For him not to succeed, what the Better Together campaign, comprised of parties which have all, to some extent or another, committed to greater powers for the Scottish Parliament need to do, is likely to prove difficult but an absolute necessity – they need to establish, before the 2014 vote, a credible and exciting package of powers to transfer from Westminster and Holyrood, a package that will reassure those voters favouring devo-max hey could get a lot, if not all, of what they want. Without it, the lure of independence as the closest thing that chimes with their beliefs could prove too appealing.

Whilst Fraser Nelson at the Spectator has spoken of the SNP’s “dismal conference”, Salmond’s speech has posed a number of fundamental questions for the Better Together campaign which is vital they are answer as swiftly as possible.

Meanwhile David Torrance, Alex Salmond’s biographer, in his assessment of the leader’s speech, argued it demonstrated the range of qualities and beliefs the first minister hopes will be sufficient to get the backing from at least 50% plus 1 of the electorate in 2014 to support independence.

Writing for Scotland on Sunday he observed:

There are many Alex Salmonds, and several were on show yesterday: the gradualist (“independence is not a single event, but a process”); the class warrior (“incompetent Lord Snootys”); the neo-liberal (“supporting budding businessmen and women”); hyperbolic (“hell bent on pulling our society apart at the schemes”); and romantic (“the common weal of Scotland”).

“Taken together, they explain the politician who has led his party for more than two decades, and his nation for longer than any other first minister. Taken together, Salmond also hopes it’s enough to attract the broadest possible support over the next two years.”

History is a word perhaps too often used in politics, but in just over two years’ time, Scotland has a genuinely historic decision to make – to break up the union as we know it or to reject the nationalist call for at least a generation. Looking at the polls it is easy to conclude the Yes Scotland camp doesn’t stand a chance; to do so, however, would be to underestimate the persuasive powers of their not too secret weapon, namely Alex Salmond.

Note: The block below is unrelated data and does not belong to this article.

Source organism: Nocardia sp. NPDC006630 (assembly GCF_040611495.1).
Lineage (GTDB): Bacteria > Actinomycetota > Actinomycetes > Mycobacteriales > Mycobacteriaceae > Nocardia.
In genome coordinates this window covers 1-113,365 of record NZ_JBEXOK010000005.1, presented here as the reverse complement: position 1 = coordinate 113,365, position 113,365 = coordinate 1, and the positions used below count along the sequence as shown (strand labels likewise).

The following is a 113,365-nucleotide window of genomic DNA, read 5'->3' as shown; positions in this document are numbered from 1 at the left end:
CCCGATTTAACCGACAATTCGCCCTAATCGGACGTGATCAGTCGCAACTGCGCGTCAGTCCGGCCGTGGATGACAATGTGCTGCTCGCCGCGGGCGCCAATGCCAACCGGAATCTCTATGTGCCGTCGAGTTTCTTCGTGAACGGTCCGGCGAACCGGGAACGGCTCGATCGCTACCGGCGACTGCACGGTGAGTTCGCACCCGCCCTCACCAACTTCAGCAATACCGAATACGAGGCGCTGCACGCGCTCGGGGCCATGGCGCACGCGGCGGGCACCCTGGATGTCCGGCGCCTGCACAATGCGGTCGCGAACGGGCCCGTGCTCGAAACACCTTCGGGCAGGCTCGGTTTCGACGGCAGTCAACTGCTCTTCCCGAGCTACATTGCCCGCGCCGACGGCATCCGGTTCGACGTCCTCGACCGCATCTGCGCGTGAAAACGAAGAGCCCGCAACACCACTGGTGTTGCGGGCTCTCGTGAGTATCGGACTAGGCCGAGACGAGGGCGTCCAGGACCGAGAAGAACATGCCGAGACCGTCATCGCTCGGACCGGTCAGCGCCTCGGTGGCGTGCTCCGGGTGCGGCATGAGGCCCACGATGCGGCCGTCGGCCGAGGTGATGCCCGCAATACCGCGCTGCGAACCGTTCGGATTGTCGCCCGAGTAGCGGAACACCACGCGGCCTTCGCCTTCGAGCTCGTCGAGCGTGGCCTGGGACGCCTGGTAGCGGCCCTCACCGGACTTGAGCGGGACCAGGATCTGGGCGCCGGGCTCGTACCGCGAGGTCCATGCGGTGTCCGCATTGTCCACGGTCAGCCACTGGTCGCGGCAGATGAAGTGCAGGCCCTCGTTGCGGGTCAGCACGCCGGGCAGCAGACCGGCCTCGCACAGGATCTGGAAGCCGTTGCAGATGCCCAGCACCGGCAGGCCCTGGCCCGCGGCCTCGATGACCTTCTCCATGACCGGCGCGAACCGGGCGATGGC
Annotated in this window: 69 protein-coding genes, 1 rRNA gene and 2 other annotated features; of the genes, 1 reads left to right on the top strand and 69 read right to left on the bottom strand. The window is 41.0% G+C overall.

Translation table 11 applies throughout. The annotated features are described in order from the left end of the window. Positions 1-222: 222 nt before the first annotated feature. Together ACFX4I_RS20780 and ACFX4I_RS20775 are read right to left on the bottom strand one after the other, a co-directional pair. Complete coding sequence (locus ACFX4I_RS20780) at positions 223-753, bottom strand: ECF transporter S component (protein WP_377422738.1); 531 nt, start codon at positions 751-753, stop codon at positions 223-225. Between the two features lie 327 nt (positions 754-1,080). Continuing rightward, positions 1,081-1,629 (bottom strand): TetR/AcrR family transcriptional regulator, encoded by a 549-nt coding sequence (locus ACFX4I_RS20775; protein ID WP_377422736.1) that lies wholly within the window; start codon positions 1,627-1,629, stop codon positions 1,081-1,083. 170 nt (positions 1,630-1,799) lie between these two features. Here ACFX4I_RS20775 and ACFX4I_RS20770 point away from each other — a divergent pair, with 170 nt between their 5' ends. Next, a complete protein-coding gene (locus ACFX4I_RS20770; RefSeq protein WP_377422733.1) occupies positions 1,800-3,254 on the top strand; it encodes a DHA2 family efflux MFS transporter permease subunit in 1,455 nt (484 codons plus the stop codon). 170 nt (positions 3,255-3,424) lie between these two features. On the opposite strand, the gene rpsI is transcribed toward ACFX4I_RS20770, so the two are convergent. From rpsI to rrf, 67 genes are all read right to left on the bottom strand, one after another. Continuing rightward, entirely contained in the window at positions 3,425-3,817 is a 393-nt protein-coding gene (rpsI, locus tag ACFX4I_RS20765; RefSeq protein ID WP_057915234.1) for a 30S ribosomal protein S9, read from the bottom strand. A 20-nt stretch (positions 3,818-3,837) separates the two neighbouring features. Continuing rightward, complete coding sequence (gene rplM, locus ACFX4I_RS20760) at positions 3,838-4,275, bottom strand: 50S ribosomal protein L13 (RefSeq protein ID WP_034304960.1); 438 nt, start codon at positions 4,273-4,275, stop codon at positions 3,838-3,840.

Time after time he has defied the odds – who could or would with complete confidence bet against him doing the same again?

As the Sunday Herald this weekend concluded:

“The case for independence cannot rest on defending the achievements of devolution alone. It has to convince Scots that leaving the UK, withdrawing from Westminster, setting up an independent army, civil service, revenue and welfare system, will actually be worth the effort. Above all, the economic case for independence needs to be made more convincingly than in Salmond’s speech.

“Asserting that Scotland would be better run without the Tories isn’t enough. Nor is it sufficient merely to list Scotland’s natural resources, universities, oil and whisky. These are valuable assets, but they do not amount to an instant economy. We believe that the case can be made, and we wait to hear it spelled out in the next hundred weeks.

“Nevertheless, the SNP leader has a point when he warns that, if Scots vote No in 2014, the forward march of devolution could be halted. There is no guarantee that result will get a parliament with greater economic powers. We have little confidence in the vague promises made by David Cameron, and the unionist leader, Alistair Darling, of a new, improved Holyrood if Scots reject independence. In a real sense, the unionists have upped the stakes in this referendum by denying supporters of devolution max an opportunity to vote for their preferred option.

“Salmond is nothing if not a gambling man, and he has bet the house on the expectation that he can persuade enough Scots to lend him their votes in 2014. It is, as he said, “game on”.”